• [0011]
    Another object of the present invention is to provide methods to form congophilic maltese-cross compact amyloid plaques in vitro, using Aβ and GAGs or portions thereof. Such GAGs include but are not limited to heparan sulfate, heparin, dermatan sulfate, chondroitin-4-sulfate, chondroitin-6-sulfate, keratan sulfate, and/or hyaluronic acid. In a preferred embodiment such compact amyloid plaque formation is achieved by the co-incubation of Aβ 1-40 with heparin or Aβ 1-40 with heparan sulfate following incubation at 37° C. for 1 week, and under the appropriate Aβ:heparin/heparan sulfate weight and/or molar ratios as described herein.
  • [0012]
    In a preferred embodiment congophilic maltese-cross compact amyloid plaques are formed utilizing Aβ 1-40 with heparin. In this preferred embodiment Aβ 1-40 at 25 μM or 125 μM is incubated in distilled water or Tris-buffered saline (pH 7.4) with heparin at 37° C. for at least 3 to 5 days, but preferably 1 week, within a range of Aβ:heparin molar ratios from 1:0.5 to 1:100, including 1:0.5, 1:1, 1:2, 1:3, 1:4, 1:5, 1:6, 1:7, 1:8, 1:9, 1:10, 1:11, 1:12, 1:13, 1:14, 1:15, 1:16, 1:17, 1:18, 1:19, 1:20, 1:21, 1:22, 1:23, 1:24, 1:25, 1:26, 1:27, 1:28, 1:29, 1:30, 1:31, 1:32, 1:33, 1:34, 1:35, 1:36, 1:37, 1:38, 1:39, 1:40,1:41, 1:42, 1:43, 1:44, 1:45, 1:46, 1:47, 1:48, 1:49, 1:50, 1:51, 1:52, 1:53, 1:54, 1:55, 1:56, 1:57, 1:58, 1:59, 1:60, 1:61, 1:62, 1:63, 1:64, 1:65, 1:66, 1:67, 1:68, 1:69, 1:70, 1:71, 1:72, 1:73, 1:74, 1:75, 1:76, 1:77, 1:78, 1:79, 1:80, 1:81, 1:82, 1:83, 1:84, 1:85, 1:86, 1:87, 1:88, 1:89, 1:90, 1:91, 1:92, 1:93, 1:94, 1:95, 1:96, 1:97, 1:98, 1:99, 1:100, but preferably 1:5.
  • [0013]
    In another preferred embodiment congophilic maltese-cross compact amyloid plaques are formed utilizing Aβ 1-40 with non-anticoagulant heparins. In this preferred embodiment Aβ 1-40 at 25 μM or 125 μM is incubated in distilled water or Tris-buffered saline (pH 7.4) with non-anticoagulant heparin, a heparin-like molecule, or fragments thereof, at 37° C. for at least 3 to 5 days, but preferably 1 week, within a range of Aβ:non-anticoagulant heparin molar ratios from 1:0.5 to 1:100, including 1:0.5, 1:1, 1:2, 1:3, 1:4, 1:5, 1:6, 1:7, 1:8, 1:9, 1:10, 1:11, 1:12, 1:13, 1:14, 1:15, 1:16, 1:17, 1:18, 1:19, 1:20, 1:21, 1:22, 1:23, 1:24, 1:25,1:26,1:27, 1:28, 1:29, 1:30, 1:31, 1:32, 1:33, 1:34, 1:35, 1:36, 1:37,1:38,1:39, 1:40,1:41, 1:42, 1:43, 1:44, 1:45, 1:46, 1:47, 1:48, 1:49, 1:50, 1:51, 1:52, 1:53, 1:54, 1:55, 1:56,1:57, 1:58, 1:59, 1:60, 1:61, 1:62,1:63, 1:64, 1:65, 1:66, 1:67, 1:68, 1:69, 1:70, 1:71, 1:72, 1:73, 1:74, 1:75, 1:76, 1:77, 1:78, 1:79, 1:80, 1:81, 1:82, 1:83, 1:84, 1:85, 1:86, 1:87, 1:88, 1:89, 1:90, 1:91, 1:92, 1:93, 1:94, 1:95, 1:96, 1:97, 1:98, 1:99, 1:100, but preferably 1:5.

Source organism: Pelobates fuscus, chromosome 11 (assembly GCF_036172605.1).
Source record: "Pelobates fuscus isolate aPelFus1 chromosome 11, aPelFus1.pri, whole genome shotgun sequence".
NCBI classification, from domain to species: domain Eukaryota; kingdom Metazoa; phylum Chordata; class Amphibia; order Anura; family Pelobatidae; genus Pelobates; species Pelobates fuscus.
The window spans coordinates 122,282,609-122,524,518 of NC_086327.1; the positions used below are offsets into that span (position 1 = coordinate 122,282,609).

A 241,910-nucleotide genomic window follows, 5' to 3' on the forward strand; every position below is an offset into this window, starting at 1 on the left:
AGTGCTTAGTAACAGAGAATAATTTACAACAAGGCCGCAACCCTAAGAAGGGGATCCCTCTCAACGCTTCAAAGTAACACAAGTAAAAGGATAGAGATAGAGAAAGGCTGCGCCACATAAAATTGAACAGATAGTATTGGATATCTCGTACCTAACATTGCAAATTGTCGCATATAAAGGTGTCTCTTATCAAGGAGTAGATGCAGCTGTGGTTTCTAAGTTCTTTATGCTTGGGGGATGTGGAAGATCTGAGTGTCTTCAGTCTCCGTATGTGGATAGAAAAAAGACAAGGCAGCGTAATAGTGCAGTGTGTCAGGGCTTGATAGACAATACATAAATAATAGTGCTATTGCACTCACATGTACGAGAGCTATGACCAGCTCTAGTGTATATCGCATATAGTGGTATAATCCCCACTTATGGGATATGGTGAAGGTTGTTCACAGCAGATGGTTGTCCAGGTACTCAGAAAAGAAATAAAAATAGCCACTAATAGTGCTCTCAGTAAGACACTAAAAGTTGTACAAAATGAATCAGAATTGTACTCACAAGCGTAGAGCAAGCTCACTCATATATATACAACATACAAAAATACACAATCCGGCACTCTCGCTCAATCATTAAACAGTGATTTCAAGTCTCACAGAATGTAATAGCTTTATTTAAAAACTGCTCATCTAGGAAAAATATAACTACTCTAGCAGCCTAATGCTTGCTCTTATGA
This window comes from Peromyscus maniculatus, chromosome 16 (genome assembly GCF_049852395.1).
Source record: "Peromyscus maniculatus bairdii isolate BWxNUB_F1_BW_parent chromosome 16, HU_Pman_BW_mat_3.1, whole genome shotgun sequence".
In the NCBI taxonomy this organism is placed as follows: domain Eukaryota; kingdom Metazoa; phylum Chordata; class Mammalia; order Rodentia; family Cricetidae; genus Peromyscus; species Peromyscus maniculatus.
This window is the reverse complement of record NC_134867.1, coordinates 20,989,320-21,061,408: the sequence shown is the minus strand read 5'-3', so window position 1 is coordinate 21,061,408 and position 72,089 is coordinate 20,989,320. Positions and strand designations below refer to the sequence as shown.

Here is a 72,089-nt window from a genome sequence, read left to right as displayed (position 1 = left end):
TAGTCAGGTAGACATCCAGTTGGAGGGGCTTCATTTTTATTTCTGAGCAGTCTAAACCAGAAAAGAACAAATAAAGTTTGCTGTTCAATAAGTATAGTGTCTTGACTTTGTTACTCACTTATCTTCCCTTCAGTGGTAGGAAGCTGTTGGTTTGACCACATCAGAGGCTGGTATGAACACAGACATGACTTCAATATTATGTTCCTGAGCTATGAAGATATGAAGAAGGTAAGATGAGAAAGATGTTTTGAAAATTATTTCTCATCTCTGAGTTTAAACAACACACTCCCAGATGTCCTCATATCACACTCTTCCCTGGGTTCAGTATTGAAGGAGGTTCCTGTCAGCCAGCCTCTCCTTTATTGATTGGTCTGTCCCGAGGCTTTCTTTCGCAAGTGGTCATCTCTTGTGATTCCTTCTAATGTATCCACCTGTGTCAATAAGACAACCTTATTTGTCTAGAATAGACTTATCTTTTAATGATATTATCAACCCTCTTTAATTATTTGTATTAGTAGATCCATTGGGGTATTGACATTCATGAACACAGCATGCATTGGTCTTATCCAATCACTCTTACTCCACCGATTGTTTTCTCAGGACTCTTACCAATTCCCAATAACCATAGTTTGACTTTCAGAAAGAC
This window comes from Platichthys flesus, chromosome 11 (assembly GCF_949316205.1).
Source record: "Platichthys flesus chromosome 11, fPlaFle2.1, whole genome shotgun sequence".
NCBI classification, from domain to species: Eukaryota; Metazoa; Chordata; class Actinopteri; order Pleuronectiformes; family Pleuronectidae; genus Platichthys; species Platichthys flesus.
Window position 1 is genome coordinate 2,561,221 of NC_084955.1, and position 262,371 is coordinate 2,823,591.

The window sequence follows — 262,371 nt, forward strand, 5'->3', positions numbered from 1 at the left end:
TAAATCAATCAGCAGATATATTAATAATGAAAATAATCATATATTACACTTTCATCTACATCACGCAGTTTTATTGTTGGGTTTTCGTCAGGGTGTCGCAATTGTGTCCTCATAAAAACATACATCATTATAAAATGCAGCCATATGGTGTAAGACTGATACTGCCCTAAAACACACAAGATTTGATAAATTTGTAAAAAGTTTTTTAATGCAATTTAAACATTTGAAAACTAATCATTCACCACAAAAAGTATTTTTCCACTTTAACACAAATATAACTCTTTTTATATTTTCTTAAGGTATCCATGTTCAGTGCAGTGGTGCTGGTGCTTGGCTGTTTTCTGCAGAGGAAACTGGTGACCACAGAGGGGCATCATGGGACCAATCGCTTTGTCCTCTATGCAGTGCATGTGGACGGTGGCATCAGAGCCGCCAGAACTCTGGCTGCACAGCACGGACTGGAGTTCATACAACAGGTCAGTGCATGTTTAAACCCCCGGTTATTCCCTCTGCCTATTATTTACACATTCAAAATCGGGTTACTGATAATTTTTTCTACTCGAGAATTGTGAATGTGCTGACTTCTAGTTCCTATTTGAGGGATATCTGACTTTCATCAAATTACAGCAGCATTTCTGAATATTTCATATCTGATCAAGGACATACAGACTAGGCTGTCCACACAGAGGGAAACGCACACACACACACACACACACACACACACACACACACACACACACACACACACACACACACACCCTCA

• [0014]
    In a preferred embodiment congophilic maltese-cross compact amyloid plaques are formed utilizing Aβ 1-40 with heparan sulfate. In this preferred embodiment Aβ 1-40 is incubated in distilled water or Tris-buffered saline (pH 7.4) with heparan sulfate at 37° C. for at least 3 to 5 days, but preferably 1 week, within a range of Aβ:heparan sulfate weight ratios from 1:1 to 1:100, including 1: 1, 1:2, 1:3, 1:4, 1:5, 1:6, 1:7, 1:8, 1:9, 1:10, 1:11, 1:12, 1:13, 1:14, 1:15, 1:16, 1:17, 1:18, 1:19, 1:20, 1:21, 1:22, 1:23, 1:24, 1:25, 1:26, 1:27, 1:28, 1:29, 1:30, 1:31, 1:32, 1:33, 1:34, 1:35, 1:36, 1:37, 1:38, 1:39, 1:40, 1:41, 1:42, 1:43, 1:44, 1:45, 1:46, 1:47, 1:48, 1:49, 1:50, 1:51, 1:52, 1:53, 1:54, 1:55, 1:56, 1:57, 1:58, 1:59, 1:60, 1:61, 1:62, 1:63, 1:64, 1:65, 1:66, 1:67, 1:68, 1:69, 1:70, 1:71, 1:72, 1:73, 1:74, 1:75, 1:76, 1:77, 1:78, 1:79, 1:80, 1:81, 1:82, 1:83, 1:84, 1:85, 1:86, 1:87, 1:88, 1:89, 1:90, 1:91, 1:92, 1:93, 1:94, 1:95, 1:96, 1:97, 1:98, 1:99, 1:100, but preferably 1:8 or 1:16.
  • [0015]